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National Review Online


Credit in the Real World

September 26, 2009

By Nicole Gelinas

The conventional wisdom holds that nobody likes the “Too Big To Fail” doctrine that has governed the financial system for the past 25 years. But — the supposedly responsible pragmatists say — it’s just something with which we have to live, because there’s no real-life way to force lenders to big financial institutions to take their losses without causing unacceptable global chaos.

The reality, though, shows something different. Last week, the Moody’s credit-rating firm told investors what it thinks of the British government’s idea to require banks to draw up “living wills” and periodically update them, the Financial Times reported. In such a document, a bank would instruct regulators on how best to wind down the company in event of failure. Regulators would use the will to assess whether a company’s plan for failure was technically feasible, and, if not, could ask financial firms to take steps to make it more so.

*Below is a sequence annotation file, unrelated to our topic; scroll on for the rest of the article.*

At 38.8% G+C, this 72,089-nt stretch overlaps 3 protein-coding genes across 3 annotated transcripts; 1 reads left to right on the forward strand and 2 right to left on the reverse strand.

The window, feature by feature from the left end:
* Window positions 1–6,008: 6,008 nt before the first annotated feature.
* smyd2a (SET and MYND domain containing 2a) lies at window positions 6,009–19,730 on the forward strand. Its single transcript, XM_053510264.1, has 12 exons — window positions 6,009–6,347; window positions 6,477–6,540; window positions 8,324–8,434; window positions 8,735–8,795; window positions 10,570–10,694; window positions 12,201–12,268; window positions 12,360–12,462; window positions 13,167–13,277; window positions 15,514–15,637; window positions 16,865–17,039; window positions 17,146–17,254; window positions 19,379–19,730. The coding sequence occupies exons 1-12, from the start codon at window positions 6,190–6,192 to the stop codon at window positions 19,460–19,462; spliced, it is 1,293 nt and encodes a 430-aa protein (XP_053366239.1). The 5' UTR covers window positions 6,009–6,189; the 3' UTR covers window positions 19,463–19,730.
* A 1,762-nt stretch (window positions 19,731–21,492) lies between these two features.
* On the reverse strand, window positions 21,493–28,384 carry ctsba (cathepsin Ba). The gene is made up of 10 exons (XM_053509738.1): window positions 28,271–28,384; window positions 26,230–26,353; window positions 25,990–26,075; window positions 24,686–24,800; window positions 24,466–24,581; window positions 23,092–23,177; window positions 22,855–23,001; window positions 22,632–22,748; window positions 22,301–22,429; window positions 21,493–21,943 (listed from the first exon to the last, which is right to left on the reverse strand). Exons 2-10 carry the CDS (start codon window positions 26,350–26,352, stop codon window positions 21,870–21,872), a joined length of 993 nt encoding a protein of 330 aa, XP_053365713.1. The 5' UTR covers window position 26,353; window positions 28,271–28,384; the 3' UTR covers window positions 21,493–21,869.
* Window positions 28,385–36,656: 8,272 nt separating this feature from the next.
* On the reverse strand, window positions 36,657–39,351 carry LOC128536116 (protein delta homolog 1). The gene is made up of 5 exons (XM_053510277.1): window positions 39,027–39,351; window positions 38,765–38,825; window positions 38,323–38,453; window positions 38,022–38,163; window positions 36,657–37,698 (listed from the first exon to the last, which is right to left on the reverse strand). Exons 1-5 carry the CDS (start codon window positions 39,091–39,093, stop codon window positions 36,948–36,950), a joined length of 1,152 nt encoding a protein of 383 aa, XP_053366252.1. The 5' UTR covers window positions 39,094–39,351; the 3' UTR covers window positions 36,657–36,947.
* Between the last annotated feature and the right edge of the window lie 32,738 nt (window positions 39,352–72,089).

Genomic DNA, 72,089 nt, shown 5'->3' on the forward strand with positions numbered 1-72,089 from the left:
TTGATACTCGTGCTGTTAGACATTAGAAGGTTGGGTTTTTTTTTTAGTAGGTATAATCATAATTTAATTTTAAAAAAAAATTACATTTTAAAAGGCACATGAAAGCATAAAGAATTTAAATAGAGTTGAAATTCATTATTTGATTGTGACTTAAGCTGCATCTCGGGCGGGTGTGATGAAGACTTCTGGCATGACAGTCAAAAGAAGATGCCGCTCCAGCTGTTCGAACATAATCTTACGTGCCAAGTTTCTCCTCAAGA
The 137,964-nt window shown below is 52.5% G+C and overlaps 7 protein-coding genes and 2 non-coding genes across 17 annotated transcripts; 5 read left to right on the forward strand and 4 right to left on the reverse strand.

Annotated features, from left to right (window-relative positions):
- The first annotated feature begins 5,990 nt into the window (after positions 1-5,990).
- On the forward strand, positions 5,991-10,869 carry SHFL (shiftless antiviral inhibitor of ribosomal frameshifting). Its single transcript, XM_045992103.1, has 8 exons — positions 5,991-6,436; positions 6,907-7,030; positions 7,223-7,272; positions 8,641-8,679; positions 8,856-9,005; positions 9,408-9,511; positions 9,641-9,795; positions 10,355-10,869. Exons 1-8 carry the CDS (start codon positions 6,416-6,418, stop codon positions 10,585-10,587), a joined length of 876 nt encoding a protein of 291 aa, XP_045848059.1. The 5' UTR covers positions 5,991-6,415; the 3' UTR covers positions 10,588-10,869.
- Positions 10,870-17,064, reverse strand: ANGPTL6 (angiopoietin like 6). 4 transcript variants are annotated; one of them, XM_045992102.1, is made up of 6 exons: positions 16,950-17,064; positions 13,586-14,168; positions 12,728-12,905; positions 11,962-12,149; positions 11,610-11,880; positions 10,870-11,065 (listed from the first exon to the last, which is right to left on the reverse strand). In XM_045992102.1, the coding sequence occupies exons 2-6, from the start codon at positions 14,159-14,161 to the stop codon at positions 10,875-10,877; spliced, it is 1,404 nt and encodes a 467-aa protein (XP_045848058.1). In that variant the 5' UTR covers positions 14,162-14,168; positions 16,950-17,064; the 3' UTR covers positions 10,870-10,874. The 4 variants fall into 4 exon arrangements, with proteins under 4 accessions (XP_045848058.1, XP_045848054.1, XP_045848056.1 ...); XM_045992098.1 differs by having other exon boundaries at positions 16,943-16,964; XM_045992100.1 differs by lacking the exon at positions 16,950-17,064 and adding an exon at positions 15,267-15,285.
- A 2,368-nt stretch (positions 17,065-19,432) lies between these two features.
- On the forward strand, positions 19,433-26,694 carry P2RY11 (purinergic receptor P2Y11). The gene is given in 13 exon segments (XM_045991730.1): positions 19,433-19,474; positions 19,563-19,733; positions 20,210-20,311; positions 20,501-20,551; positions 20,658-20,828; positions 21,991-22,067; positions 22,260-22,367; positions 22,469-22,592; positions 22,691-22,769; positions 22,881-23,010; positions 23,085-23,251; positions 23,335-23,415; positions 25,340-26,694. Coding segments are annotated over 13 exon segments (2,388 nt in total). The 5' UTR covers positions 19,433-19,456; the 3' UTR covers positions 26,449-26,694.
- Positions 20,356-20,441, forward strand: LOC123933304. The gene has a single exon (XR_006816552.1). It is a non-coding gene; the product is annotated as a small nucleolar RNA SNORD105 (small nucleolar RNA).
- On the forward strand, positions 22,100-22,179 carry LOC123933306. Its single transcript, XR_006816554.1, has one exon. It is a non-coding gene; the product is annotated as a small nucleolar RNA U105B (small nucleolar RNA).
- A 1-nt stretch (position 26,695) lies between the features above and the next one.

The “living wills” couldn’t prepare regulators for every eventuality. But the wills would be credible evidence that the government is trying its best to avoid bailing out big or complex financial firms in the future.

Moody’s seems to think so. In its report, it discussed the possibility, from investors’ perspective, that a requirement for living wills “would remove the necessity [for governments] to support banks as banks would no longer be too interconnected or complex to fail. This could potentially result in rating downgrades where ratings currently incorporate a high degree of government support.”

Roughly speaking, lower ratings mean higher interest rates, which would make it harder for firms to grow so big and complex in the first place.

We’ve had “too big to fail” for a long time, and financial firms and their investors have gotten used to this government support. For decades, the government has subsidized size and complexity in the financial world. Unsurprisingly, the markets provided the feds with more such size and complexity in the financial industry, making the subsidy seem even more vital as banks and other financial firms grew even more unwieldy.

But we haven’t had Too Big To Fail forever. As the Moody’s report suggests, markets could once again grow accustomed to discipline, with investors adjusting their lending to big banks as they reconsider the risk.

It’s up to the government, though, to find the political will to create a consistent, predictable system for enforcing such discipline.

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